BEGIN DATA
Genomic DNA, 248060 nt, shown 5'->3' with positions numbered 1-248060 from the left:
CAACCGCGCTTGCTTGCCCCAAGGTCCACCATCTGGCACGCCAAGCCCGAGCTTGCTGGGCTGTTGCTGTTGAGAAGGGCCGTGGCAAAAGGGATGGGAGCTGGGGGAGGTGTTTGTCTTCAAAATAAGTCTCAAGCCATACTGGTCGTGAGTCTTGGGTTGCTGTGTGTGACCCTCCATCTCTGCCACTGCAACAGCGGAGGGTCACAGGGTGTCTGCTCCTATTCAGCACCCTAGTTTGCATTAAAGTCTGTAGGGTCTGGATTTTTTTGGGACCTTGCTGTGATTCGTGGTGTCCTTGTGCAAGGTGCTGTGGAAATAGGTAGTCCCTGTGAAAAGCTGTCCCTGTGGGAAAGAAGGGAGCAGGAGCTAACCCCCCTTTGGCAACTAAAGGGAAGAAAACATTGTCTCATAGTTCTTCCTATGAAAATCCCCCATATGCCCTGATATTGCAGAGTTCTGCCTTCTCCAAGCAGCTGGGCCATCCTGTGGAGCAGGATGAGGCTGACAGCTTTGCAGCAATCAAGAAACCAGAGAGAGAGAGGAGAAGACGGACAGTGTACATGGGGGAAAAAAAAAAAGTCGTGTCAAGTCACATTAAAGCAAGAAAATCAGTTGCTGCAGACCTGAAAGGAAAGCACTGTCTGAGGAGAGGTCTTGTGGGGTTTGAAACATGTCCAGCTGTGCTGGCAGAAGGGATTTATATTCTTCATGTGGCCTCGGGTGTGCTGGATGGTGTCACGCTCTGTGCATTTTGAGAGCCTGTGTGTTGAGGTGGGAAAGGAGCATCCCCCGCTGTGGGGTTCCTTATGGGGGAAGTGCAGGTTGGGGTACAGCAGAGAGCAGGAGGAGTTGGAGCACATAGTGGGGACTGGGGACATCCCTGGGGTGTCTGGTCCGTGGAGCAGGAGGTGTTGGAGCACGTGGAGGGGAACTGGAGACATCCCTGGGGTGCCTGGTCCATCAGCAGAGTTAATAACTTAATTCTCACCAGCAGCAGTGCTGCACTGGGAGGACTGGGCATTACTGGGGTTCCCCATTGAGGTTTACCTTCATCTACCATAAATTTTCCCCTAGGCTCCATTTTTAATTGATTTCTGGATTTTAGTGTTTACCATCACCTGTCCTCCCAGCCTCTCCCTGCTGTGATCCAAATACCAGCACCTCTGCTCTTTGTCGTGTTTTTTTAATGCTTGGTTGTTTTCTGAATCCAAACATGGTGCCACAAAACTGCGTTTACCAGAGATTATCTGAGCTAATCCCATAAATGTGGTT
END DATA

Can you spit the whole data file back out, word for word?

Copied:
Genomic DNA, 248060 nt, shown 5'->3' with positions numbered 1-248060 from the left:
CAACCGCGCTTGCTTGCCCCAAGGTCCACCATCTGGCACGCCAAGCCCGAGCTTGCTGGGCTGTTGCTGTTGAGAAGGGCCGTGGCAAAAGGGATGGGAGCTGGGGGAGGTGTTTGTCTTCAAAATAAGTCTCAAGCCATACTGGTCGTGAGTCTTGGGTTGCTGTGTGTGACCCTCCATCTCTGCCACTGCAACAGCGGAGGGTCACAGGGTGTCTGCTCCTATTCAGCACCCTAGTTTGCATTAAAGTCTGTAGGGTCTGGATTTTTTTGGGACCTTGCTGTGATTCGTGGTGTCCTTGTGCAAGGTGCTGTGGAAATAGGTAGTCCCTGTGAAAAGCTGTCCCTGTGGGAAAGAAGGGAGCAGGAGCTAACCCCCCTTTGGCAACTAAAGGGAAGAAAACATTGTCTCATAGTTCTTCCTATGAAAATCCCCCATATGCCCTGATATTGCAGAGTTCTGCCTTCTCCAAGCAGCTGGGCCATCCTGTGGAGCAGGATGAGGCTGACAGCTTTGCAGCAATCAAGAAACCAGAGAGAGAGAGGAGAAGACGGACAGTGTACATGGGGGAAAAAAAAAAAGTCGTGTCAAGTCACATTAAAGCAAGAAAATCAGTTGCTGCAGACCTGAAAGGAAAGCACTGTCTGAGGAGAGGTCTTGTGGGGTTTGAAACATGTCCAGCTGTGCTGGCAGAAGGGATTTATATTCTTCATGTGGCCTCGGGTGTGCTGGATGGTGTCACGCTCTGTGCATTTTGAGAGCCTGTGTGTTGAGGTGGGAAAGGAGCATCCCCCGCTGTGGGGTTCCTTATGGGGGAAGTGCAGGTTGGGGTACAGCAGAGAGCAGGAGGAGTTGGAGCACATAGTGGGGACTGGGGACATCCCTGGGGTGTCTGGTCCGTGGAGCAGGAGGTGTTGGAGCACGTGGAGGGGAACTGGAGACATCCCTGGGGTGCCTGGTCCATCAGCAGAGTTAATAACTTAATTCTCACCAGCAGCAGTGCTGCACTGGGAGGACTGGGCATTACTGGGGTTCCCCATTGAGGTTTACCTTCATCTACCATAAATTTTCCCCTAGGCTCCATTTTTAATTGATTTCTGGATTTTAGTGTTTACCATCACCTGTCCTCCCAGCCTCTCCCTGCTGTGATCCAAATACCAGCACCTCTGCTCTTTGTCGTGTTTTTTTAATGCTTGGTTGTTTTCTGAATCCAAACATGGTGCCACAAAACTGCGTTTACCAGAGATTATCTGAGCTAATCCCATAAATGTGGTT